Friday, March 29, 2013

Picking a publishing services provider

I recently posted this on the AuthorMingle page on Facebook in response to a newbie's question. It seems right to post it here, too.

Four important warnings:

(1) Lulu charges MUCH more for printing than other companies, particularly CreateSpace and Lightning Source. To make an adequate profit you’ll probably set a higher retail price—which could make your book uncompetitive.

(2) Beware of companies that don’t provide distribution to booksellers.

DiggyPOD can produce excellent books and will ship cartons to you or to any place you specify. However, the company has no system to make your books available to booksellers.

UniBook says, “Your book is instantly available for purchase worldwide in the UniBook online bookstore.” Unfortunately, like DiggyPOD, UniBook has no way to get your books to stores or online booksellers, and its books are very expensive.

InstantPublisher has a helpful website, but no distribution to booksellers and its minimum order quantity is 25 books. Other companies—such as CreateSpace—have no minimum.

Maverick Publications says it provides “full-service book printing” and “self-publishing.” Its prices are MUCH higher than Lightning Source or CreateSpace, it takes MUCH longer, and has no distribution.

(3) Smashwords provides broad distribution of ebooks but is difficult to work with. Books sometimes get badly mangled.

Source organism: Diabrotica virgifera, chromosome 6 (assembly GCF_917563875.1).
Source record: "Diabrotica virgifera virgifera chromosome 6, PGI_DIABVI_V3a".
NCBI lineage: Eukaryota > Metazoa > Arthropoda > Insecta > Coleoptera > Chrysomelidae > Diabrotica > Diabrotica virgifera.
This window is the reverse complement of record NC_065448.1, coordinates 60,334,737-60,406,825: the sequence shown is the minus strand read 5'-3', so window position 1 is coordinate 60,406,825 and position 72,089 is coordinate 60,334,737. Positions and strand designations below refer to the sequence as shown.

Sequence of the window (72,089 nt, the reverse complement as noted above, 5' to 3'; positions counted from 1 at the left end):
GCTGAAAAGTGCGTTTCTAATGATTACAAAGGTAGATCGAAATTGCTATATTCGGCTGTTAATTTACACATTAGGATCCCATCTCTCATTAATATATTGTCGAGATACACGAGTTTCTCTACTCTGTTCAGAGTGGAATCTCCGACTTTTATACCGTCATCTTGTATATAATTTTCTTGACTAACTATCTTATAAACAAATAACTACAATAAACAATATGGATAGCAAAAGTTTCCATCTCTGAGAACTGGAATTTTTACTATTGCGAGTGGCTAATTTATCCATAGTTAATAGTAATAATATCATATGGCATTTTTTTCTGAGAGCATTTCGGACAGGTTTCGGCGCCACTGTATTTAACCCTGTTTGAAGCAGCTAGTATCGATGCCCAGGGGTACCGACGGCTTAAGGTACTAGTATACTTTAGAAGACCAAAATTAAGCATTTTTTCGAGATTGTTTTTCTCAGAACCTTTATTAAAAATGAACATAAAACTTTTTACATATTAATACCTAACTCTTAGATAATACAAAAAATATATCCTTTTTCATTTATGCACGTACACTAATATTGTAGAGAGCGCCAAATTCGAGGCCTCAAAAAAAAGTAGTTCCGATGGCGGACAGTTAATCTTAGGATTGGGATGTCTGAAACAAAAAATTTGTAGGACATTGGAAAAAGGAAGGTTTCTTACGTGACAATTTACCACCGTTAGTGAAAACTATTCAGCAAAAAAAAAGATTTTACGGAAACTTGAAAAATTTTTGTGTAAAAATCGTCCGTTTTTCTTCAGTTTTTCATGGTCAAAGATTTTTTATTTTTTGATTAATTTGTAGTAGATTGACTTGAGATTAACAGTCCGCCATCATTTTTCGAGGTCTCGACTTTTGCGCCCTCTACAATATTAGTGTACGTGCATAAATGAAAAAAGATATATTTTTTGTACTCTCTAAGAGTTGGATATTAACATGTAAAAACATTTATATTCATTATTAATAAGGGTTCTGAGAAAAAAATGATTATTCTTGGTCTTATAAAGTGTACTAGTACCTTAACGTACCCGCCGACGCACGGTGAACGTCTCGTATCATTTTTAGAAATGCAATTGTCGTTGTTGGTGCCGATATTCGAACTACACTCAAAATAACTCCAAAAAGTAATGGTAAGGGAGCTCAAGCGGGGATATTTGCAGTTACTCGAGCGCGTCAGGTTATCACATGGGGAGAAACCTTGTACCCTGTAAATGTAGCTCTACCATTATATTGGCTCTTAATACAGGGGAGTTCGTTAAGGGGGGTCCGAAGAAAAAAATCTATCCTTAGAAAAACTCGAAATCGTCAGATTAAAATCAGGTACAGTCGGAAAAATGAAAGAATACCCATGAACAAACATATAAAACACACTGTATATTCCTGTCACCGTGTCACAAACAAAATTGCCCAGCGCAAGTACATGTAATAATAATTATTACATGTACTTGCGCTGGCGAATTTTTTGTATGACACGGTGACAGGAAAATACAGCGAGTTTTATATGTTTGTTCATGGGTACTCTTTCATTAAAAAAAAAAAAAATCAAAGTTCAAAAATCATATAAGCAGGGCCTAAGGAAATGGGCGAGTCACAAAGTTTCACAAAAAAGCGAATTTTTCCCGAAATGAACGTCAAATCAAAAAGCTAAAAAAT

(4) I’ve heard good things about BookBaby  and I was going to try it for an ebook. Then I read: “In about four to six weeks, your eBook is up for sale..." That delay was a deal breaker. 

And some recommendations: 

(1) If you will format your own ebook, Amazon's KDP is fast, easy and free.

(2) If you want a company to format your ebook and provide broad distribution, eBookIt is fast, competent, supportive, responsive and inexpensive.

(3)  The two companies that provide most on-demand printing and book distribution for self-publishers are Lightning Source (“LS” or “LSI”) and CreateSpace (“CS”).

LS can provide more income per book. However, it’s less expensive to start a book and make corrections with CS—and CS is easier for beginners to work with.

CS is owned by Both companies can provide automatic book availability to, Barnes & Noble and many other booksellers.

You’ll probably encounter online criticism of both LS and CS. Each one has enthusiastic supporters and detractors. I’ve used both companies and can’t say that one is consistently better than the other. Most books from both companies are good enough, and both companies make occasional bad books.

(from my new book, 1001 Powerful Pieces of Author Advice)

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